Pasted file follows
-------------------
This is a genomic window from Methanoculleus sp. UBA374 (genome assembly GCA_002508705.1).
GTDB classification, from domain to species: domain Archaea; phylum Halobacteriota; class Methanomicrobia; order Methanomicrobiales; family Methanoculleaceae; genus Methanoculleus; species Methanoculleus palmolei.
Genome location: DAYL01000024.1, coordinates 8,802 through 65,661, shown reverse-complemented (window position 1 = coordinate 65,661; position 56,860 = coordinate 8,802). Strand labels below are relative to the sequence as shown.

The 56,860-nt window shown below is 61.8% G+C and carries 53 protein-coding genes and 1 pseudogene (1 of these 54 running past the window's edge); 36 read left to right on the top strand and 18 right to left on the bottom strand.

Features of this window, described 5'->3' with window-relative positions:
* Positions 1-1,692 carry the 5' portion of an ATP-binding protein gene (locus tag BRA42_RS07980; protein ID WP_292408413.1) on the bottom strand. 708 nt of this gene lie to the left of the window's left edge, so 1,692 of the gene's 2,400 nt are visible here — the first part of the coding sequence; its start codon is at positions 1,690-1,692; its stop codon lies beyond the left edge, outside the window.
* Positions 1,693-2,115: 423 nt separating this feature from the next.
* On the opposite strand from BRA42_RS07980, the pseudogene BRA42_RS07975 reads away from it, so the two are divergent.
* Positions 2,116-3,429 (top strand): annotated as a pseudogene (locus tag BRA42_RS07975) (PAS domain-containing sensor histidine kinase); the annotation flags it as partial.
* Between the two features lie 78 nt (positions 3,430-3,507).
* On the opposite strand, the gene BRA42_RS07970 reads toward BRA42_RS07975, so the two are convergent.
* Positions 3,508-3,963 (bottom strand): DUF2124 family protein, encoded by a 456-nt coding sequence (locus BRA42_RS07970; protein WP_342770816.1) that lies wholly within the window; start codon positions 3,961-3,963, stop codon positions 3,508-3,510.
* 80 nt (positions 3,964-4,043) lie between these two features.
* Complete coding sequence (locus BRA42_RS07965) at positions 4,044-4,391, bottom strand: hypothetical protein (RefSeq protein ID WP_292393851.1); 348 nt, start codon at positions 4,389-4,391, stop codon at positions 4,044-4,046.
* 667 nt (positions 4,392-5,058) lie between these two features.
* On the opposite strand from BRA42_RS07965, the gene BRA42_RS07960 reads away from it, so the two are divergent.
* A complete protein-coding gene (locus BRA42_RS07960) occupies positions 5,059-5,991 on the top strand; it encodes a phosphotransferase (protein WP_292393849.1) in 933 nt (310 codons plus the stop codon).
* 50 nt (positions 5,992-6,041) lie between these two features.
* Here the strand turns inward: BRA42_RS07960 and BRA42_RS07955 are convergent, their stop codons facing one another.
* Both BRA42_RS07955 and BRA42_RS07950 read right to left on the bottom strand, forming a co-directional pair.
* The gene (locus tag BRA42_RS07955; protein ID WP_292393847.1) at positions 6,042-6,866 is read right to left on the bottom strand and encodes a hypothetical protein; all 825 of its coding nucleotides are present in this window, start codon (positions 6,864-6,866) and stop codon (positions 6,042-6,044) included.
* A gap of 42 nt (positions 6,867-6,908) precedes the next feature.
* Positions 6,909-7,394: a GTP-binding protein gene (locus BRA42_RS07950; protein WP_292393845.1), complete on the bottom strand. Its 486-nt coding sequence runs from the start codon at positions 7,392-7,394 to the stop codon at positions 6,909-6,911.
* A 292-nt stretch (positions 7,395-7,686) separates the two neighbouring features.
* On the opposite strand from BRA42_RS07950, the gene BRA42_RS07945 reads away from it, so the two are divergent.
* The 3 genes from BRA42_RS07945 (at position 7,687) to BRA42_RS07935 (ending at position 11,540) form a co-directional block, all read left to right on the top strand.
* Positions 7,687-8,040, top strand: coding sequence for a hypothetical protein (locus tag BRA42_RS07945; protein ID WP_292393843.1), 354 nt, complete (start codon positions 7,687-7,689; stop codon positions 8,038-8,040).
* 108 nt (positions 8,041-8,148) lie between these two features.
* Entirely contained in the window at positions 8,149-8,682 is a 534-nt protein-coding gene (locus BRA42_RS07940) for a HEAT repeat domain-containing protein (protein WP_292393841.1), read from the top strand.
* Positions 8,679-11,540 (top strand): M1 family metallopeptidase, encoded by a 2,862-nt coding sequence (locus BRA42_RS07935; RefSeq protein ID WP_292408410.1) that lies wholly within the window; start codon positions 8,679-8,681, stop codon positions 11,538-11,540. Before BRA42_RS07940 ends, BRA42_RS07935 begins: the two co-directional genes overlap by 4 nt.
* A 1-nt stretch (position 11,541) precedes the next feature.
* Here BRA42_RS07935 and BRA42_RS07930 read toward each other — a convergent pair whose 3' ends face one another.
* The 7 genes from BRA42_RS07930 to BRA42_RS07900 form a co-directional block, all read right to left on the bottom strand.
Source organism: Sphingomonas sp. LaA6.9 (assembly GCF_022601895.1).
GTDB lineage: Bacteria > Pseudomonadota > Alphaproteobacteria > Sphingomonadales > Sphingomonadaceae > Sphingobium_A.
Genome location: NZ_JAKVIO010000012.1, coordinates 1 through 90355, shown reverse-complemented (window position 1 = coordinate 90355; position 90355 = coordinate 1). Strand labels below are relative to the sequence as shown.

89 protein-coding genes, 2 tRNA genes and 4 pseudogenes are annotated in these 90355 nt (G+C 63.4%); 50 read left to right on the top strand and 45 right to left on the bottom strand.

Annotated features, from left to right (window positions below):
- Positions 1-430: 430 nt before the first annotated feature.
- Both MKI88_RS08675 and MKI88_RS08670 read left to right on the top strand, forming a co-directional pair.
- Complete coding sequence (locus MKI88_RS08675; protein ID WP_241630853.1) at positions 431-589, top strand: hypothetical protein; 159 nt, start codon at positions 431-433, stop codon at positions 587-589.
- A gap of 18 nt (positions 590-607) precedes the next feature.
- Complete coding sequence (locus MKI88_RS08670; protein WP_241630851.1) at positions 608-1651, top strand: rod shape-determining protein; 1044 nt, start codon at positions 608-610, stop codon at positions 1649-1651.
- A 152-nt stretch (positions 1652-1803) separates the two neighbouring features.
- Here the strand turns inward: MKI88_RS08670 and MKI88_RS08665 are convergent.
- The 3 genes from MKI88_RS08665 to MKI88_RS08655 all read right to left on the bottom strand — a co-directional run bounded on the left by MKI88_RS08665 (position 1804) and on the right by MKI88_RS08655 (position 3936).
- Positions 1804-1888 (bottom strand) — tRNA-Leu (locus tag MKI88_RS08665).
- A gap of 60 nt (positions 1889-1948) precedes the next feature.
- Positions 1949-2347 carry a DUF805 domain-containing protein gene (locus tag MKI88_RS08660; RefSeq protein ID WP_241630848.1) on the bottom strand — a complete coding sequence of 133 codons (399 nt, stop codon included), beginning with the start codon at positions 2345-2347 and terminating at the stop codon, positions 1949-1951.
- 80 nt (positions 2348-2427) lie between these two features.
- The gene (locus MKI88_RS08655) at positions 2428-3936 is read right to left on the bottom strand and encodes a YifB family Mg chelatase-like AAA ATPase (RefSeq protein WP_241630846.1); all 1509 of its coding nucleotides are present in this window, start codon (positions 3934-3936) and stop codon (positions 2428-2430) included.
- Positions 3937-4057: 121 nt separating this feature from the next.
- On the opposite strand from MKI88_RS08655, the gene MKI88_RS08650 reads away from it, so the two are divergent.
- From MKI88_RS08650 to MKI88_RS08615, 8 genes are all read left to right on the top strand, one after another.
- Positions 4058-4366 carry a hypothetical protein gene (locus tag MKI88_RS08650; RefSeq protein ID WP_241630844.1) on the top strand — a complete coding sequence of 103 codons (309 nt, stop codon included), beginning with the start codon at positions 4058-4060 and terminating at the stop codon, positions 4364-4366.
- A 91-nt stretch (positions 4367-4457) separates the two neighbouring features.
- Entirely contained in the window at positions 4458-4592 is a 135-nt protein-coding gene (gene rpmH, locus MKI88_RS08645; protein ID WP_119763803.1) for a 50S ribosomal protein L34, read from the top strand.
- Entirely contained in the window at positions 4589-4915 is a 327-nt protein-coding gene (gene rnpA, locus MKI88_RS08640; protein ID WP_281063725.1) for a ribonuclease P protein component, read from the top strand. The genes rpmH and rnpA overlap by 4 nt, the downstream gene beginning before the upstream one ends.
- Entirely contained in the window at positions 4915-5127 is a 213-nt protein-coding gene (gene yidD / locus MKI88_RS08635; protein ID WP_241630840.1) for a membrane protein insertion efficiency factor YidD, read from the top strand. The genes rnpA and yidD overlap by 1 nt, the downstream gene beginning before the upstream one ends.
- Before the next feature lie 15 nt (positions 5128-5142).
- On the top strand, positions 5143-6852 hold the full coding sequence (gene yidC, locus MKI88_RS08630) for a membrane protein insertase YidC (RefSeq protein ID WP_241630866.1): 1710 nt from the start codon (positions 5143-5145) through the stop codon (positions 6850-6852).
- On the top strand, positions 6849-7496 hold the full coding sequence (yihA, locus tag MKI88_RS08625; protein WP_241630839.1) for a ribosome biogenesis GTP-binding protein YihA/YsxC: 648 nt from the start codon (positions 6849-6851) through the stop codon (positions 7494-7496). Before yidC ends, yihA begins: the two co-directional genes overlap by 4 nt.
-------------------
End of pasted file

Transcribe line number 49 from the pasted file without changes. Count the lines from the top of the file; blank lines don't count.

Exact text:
- Positions 1949-2347 carry a DUF805 domain-containing protein gene (locus tag MKI88_RS08660; RefSeq protein ID WP_241630848.1) on the bottom strand — a complete coding sequence of 133 codons (399 nt, stop codon included), beginning with the start codon at positions 2345-2347 and terminating at the stop codon, positions 1949-1951.